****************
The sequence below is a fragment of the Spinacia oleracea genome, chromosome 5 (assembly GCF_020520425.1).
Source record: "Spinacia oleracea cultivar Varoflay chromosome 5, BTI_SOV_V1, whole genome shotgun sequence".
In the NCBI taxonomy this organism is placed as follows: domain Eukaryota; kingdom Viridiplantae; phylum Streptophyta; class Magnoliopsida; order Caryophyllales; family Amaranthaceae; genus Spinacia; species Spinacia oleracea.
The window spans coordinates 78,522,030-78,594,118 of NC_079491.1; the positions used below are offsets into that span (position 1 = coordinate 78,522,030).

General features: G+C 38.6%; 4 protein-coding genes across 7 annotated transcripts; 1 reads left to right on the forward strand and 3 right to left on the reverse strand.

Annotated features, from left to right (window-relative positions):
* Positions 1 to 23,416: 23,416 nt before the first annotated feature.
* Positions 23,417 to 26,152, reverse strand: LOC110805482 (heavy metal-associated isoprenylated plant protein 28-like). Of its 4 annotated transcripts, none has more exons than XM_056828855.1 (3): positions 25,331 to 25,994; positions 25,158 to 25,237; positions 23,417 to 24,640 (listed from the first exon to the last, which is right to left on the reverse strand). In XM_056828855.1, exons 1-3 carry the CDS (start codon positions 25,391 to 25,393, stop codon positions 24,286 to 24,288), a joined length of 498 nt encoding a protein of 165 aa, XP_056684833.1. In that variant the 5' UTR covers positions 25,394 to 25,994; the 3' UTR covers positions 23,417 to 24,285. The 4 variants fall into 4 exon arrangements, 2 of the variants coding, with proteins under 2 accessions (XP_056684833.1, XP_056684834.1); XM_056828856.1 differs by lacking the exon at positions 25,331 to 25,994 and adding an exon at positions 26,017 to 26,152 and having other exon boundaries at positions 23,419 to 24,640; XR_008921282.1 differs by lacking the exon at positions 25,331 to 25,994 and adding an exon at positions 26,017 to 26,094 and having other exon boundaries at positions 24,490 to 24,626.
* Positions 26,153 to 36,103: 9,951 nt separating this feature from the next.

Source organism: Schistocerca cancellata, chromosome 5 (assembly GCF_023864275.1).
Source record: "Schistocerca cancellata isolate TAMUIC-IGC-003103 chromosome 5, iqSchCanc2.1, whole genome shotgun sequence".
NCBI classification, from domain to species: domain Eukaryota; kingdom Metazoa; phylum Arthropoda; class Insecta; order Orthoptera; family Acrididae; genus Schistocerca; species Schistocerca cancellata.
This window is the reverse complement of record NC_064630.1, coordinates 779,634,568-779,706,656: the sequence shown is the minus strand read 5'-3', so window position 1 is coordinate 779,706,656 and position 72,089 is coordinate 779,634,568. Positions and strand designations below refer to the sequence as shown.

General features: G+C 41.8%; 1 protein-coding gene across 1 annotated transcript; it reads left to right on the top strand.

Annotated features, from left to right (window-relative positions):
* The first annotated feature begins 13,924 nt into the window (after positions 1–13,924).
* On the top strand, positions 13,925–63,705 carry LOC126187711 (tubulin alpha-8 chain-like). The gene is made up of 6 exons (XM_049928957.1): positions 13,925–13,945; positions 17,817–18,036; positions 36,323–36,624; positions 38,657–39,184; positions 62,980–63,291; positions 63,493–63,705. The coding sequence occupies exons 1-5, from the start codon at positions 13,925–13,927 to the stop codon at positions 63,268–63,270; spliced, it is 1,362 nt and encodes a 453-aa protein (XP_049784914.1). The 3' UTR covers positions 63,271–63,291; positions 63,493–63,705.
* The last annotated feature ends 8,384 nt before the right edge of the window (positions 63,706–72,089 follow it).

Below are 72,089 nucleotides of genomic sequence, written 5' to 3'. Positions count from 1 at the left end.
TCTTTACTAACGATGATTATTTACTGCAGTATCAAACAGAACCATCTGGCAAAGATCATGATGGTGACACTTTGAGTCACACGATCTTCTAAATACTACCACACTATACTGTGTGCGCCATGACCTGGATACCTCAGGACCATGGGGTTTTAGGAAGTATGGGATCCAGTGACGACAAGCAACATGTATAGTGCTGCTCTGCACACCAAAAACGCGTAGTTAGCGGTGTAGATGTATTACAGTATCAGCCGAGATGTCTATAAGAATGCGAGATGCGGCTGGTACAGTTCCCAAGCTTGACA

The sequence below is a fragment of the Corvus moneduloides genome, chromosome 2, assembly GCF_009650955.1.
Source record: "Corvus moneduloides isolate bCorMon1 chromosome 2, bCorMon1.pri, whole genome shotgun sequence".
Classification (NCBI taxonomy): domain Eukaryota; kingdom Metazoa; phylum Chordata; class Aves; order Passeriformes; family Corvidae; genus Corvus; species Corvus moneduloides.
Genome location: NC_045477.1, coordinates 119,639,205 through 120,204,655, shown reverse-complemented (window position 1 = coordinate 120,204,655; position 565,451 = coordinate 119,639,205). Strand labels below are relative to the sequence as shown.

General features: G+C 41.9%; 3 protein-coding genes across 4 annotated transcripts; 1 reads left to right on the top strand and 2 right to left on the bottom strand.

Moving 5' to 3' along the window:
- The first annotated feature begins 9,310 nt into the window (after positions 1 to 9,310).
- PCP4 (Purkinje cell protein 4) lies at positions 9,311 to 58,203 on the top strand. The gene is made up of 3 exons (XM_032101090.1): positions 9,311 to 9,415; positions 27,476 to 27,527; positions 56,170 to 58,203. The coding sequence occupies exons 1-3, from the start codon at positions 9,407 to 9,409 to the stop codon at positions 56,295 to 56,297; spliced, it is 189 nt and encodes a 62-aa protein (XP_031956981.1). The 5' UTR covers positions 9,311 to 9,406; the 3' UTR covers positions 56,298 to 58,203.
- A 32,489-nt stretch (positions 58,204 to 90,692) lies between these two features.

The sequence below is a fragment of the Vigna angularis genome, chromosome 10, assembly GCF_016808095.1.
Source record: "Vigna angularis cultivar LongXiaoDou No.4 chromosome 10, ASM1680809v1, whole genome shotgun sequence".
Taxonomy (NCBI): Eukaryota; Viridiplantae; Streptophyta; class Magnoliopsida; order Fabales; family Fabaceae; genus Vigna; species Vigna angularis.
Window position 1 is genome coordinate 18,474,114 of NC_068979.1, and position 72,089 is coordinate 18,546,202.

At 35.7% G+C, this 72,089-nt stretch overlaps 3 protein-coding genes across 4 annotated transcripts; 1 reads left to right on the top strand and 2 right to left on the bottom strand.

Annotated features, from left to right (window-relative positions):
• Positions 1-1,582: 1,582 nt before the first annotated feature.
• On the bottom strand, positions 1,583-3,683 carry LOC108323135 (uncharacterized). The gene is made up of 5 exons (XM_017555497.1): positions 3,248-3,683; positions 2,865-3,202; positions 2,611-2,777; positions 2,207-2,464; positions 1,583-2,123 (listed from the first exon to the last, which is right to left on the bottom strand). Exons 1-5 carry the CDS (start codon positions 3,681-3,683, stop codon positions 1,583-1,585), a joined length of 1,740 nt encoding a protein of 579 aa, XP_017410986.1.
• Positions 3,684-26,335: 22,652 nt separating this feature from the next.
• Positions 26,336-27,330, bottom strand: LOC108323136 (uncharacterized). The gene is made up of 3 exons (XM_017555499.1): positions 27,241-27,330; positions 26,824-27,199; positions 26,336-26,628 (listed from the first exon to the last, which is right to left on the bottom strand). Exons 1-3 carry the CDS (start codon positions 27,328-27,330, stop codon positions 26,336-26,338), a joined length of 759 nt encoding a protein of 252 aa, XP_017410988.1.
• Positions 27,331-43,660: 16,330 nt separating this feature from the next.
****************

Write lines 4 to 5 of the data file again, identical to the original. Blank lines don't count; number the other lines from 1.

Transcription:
The window spans coordinates 78,522,030-78,594,118 of NC_079491.1; the positions used below are offsets into that span (position 1 = coordinate 78,522,030).

General features: G+C 38.6%; 4 protein-coding genes across 7 annotated transcripts; 1 reads left to right on the forward strand and 3 right to left on the reverse strand.